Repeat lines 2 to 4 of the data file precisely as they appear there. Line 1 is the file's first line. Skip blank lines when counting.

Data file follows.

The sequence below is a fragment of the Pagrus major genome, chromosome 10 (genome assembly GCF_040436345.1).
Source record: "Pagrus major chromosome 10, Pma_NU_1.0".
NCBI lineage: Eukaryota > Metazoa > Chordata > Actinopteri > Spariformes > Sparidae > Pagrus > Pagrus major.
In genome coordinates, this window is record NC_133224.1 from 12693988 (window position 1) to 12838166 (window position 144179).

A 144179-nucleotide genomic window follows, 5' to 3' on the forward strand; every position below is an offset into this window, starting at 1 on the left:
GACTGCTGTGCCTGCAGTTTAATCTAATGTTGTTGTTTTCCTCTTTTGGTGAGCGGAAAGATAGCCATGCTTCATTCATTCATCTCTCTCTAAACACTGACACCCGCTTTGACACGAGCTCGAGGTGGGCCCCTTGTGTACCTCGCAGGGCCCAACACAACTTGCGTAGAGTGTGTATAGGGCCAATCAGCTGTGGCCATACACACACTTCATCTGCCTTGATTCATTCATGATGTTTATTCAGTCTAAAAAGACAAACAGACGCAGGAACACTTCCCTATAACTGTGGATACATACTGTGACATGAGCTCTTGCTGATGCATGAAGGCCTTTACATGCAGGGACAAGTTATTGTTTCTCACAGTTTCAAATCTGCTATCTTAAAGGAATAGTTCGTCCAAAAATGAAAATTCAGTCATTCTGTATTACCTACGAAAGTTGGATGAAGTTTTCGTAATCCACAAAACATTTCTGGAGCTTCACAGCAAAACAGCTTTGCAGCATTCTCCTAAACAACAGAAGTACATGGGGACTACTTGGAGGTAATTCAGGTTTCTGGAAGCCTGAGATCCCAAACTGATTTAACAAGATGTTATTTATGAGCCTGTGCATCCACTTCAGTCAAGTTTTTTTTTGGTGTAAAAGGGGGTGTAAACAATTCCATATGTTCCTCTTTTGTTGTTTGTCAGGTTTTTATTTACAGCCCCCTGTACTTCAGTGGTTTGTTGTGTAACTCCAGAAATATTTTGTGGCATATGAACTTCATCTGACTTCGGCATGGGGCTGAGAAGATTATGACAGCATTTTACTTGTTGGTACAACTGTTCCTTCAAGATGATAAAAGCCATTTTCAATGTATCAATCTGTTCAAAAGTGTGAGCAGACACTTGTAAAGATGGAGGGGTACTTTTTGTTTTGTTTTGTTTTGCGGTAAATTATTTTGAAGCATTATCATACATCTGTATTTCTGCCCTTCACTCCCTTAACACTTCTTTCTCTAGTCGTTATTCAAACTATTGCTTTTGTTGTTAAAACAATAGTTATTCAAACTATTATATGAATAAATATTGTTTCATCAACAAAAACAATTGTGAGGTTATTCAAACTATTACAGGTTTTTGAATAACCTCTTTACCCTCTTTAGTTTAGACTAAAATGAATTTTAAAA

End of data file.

Source record: "Pagrus major chromosome 10, Pma_NU_1.0".
NCBI lineage: Eukaryota > Metazoa > Chordata > Actinopteri > Spariformes > Sparidae > Pagrus > Pagrus major.
In genome coordinates, this window is record NC_133224.1 from 12693988 (window position 1) to 12838166 (window position 144179).